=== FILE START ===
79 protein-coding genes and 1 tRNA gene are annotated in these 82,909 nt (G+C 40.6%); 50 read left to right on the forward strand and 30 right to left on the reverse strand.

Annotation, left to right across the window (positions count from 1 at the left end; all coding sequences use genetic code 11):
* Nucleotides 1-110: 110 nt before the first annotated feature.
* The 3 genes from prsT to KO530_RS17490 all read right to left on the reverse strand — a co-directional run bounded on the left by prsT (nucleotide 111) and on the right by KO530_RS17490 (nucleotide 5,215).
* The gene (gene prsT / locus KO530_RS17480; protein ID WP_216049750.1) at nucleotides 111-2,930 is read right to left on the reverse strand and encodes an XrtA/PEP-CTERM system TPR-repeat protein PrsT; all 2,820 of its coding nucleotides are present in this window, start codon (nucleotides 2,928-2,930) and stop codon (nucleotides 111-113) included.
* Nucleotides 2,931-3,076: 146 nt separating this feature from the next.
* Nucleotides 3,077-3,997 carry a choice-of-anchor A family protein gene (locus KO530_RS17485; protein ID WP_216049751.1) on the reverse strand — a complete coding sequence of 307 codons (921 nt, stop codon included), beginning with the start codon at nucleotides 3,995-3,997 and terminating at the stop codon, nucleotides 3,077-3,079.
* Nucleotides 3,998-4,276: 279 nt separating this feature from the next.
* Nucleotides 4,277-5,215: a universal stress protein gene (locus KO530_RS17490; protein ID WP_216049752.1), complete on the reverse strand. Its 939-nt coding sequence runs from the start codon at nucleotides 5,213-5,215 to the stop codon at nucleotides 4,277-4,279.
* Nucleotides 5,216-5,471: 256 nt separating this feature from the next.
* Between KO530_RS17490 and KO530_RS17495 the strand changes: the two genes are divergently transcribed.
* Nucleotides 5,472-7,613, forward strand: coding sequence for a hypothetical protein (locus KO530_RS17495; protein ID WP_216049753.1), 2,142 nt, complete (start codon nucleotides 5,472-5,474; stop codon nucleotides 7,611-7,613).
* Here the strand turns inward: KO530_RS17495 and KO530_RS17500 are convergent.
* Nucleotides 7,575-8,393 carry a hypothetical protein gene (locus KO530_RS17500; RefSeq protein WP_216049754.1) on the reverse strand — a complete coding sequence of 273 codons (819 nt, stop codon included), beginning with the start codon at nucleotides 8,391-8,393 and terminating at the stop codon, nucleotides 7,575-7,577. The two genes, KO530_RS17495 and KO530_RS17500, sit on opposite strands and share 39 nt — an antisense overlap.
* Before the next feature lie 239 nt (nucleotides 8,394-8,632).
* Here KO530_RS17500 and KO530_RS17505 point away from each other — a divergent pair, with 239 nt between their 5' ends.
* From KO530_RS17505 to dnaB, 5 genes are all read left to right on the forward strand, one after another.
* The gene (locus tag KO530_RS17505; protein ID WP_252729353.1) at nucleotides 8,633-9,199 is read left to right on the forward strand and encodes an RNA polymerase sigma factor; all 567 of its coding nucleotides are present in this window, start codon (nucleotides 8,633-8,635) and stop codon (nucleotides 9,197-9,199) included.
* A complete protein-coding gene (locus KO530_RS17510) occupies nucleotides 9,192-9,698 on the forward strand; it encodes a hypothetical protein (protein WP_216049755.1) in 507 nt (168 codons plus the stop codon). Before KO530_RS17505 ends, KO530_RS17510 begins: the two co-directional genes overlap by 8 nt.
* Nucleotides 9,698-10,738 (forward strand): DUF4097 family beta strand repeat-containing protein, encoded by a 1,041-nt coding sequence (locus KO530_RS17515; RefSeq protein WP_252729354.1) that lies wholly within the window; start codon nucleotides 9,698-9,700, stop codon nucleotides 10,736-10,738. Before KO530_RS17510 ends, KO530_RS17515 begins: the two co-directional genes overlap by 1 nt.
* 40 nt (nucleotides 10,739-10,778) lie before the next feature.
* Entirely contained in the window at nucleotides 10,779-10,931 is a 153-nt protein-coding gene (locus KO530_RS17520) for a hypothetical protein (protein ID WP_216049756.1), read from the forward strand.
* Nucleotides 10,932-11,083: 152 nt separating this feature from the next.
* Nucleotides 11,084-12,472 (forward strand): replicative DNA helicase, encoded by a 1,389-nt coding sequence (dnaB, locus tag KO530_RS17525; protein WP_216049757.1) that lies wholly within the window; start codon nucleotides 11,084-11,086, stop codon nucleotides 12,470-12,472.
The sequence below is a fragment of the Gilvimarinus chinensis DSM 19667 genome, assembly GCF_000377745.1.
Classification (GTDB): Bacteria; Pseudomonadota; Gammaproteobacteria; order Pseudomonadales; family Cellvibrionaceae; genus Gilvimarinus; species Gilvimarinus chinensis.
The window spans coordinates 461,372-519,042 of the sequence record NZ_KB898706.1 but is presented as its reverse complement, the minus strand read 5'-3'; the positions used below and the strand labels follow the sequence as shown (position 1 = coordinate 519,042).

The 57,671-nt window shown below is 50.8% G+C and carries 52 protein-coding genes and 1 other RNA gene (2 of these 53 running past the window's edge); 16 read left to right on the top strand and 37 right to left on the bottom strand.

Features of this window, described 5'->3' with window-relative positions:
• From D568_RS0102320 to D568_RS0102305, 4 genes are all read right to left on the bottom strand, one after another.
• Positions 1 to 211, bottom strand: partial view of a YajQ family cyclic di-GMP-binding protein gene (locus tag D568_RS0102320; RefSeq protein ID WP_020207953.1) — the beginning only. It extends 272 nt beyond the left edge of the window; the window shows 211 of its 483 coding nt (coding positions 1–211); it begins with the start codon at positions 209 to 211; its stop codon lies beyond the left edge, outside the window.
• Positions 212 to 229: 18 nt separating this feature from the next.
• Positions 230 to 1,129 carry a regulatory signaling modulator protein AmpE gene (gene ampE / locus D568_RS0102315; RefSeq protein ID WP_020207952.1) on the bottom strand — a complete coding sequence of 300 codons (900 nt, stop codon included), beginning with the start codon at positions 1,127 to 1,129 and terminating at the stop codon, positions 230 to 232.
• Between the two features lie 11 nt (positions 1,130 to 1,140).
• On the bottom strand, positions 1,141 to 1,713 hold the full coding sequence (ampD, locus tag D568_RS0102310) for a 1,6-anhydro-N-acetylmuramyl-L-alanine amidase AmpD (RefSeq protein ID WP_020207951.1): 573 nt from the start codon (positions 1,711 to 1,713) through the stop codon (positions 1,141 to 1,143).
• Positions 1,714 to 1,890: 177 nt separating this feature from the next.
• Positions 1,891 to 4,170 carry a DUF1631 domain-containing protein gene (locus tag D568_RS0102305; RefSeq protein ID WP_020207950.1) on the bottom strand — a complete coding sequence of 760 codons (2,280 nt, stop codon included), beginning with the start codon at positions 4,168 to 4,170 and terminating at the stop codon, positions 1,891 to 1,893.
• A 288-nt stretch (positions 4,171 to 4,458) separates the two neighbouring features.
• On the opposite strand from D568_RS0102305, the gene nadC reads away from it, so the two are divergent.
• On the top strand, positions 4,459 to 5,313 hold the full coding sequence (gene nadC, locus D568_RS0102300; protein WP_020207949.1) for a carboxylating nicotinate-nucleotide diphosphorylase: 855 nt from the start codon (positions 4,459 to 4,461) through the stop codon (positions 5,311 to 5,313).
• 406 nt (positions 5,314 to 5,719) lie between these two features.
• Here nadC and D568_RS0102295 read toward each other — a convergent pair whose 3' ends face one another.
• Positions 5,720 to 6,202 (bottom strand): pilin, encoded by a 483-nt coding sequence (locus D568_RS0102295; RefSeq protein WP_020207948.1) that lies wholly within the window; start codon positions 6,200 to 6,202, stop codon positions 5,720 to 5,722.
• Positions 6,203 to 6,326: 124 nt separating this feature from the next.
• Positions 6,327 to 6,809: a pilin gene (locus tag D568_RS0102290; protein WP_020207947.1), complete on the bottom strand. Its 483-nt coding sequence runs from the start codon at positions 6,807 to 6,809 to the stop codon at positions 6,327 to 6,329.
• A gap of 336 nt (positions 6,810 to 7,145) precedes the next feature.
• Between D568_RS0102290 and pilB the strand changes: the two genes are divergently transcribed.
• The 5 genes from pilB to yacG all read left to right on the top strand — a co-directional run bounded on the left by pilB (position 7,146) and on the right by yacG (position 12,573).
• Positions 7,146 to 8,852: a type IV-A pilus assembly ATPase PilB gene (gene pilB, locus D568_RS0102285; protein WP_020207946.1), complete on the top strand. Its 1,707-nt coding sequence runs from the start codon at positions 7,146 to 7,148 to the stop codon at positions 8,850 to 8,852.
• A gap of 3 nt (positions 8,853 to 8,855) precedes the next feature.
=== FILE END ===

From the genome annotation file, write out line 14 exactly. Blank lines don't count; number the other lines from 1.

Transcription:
* Nucleotides 7,575-8,393 carry a hypothetical protein gene (locus KO530_RS17500; RefSeq protein WP_216049754.1) on the reverse strand — a complete coding sequence of 273 codons (819 nt, stop codon included), beginning with the start codon at nucleotides 8,391-8,393 and terminating at the stop codon, nucleotides 7,575-7,577. The two genes, KO530_RS17495 and KO530_RS17500, sit on opposite strands and share 39 nt — an antisense overlap.